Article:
Dear game developers,
it has been said, and rightly so, that the quality of a society can be measured by its dreams, and that its dreams are dreamed by artists.
As a game developer, you are a very special kind of artist. While others are creating static works of art such as paintings, books, or recorded pieces of music, you have chosen to create experiences, dynamic, living worlds to be explored, adored and, with some skill and luck, mastered. Your messages are wrapped within layers and layers of interactive content, and you have given a great deal of thought to the process by which the players of your games will gradually discover them.
One of the aspects you are probably most passionate about is immersion. The greatest compliment for you is when players tell you how they managed to completely forget about their daily concerns for some time, losing themselves in the details and intricacies of the experience you created.
I once wrote a short story for a friend of mine so he could read it during a vacation. Internet access for virtually everyone had not been invented yet, so I gave him a floppy disk with my short story on it. When, after his vacation, I eagerly inquired what he thought about my story, he handed the disk to me, explaining his computer had refused to read it. Frustrated, I broke the disk in two and threw it against a wall.
For me, as for many other gamers with disabilities, unfortunately, most of the artifacts you are creating turn out to be just like that broken floppy disk from thirty years ago. We would love to appreciate the work you put into your creations, to immerse ourselves in the universes you are crafting, to experience for ourselves the dreams you turn into realities, but we find ourselves locked out of them for lack of vision, hearing, motor skills or cognitive flexibility.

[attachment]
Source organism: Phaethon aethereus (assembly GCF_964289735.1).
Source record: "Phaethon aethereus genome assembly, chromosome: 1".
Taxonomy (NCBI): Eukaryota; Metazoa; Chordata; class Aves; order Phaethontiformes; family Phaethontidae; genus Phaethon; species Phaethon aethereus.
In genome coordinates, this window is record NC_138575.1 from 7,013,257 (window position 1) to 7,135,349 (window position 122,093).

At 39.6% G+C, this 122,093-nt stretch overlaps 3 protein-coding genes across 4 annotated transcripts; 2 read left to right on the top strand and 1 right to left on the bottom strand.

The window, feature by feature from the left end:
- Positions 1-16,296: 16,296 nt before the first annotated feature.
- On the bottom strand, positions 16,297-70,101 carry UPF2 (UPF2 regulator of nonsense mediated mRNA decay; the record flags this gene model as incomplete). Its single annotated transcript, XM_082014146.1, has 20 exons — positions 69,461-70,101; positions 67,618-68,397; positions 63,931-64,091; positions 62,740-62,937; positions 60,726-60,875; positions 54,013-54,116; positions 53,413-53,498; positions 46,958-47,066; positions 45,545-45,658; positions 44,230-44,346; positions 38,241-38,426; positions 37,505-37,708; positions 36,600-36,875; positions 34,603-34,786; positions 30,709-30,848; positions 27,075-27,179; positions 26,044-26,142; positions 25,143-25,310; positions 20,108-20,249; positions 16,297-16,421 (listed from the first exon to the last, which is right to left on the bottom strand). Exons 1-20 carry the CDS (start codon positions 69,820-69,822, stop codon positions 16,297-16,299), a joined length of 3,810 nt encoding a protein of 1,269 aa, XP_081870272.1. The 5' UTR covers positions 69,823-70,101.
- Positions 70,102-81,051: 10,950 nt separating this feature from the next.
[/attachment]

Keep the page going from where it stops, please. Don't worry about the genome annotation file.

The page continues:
Lack of accessibility in games is a solid stone wall standing between you as the artists and large portions of your audience. Ironically, it may even be those who would benefit the most from your creations who are affected the most by this wall.
I am hoping that my words may inspire you to look upon your creations from a new, more expansive perspective. You are selling experiences, so why not start there? Let's take an experience often found in games, such as that of trying to escape from a wild animal predator in an enchanted forest. In near total darkness, you are relying almost exclusively on sound and touch. You stop and listen closely. Was that someone, or something, breathing? You try to tune out the irregular voodoo drum of your own heartbeat. Where did it come from? The left! You turn right and make a run for it. Ouch! You hit your foot on something---probably a root. The pain is excruciating. Your predator is gaining on you. Without a healing potion and an elixir of acceleration, in a few seconds you will meet a messy end. Curse the darkness! You cannot even read the labels on those potions. Can you remember which of these vials contained the healing potion? The square one? The octagonal one? You try the square one and ...
As you awake, the council has assembled around you, the remains of a powerful teleportation spell still scattered all about the temple proper. You just had an accessible game experience, and I didn't even use any audio or haptic feedback, just some carefully crafted writing. Now imagine adding some atmospheric music, the ambient sounds of the forest, and your favorite storyteller narrating the action.
This is my appeal to you: Start with the experience, and ask yourself how this experience can be encoded such that players with different abilities can immerse themselves in it. Think of your games as dreams. A person with hearing loss, a blind person, a person with autism, they all dream differently. How can you make sure that your dreams gracefully transform into their dreams?
We are not entitled to accessibility. It is your choice whether or not to ask yourselves these difficult questions. But if you don't, many of us will miss out on the fruits of your passion. Being an artist myself, I know how much this hurts. I vividly recall the sound of that floppy disk hitting the wall. So please do us---and yourselves---the favor and make sure it doesn't happen too often.
Here's to games for everyone,
with best regards,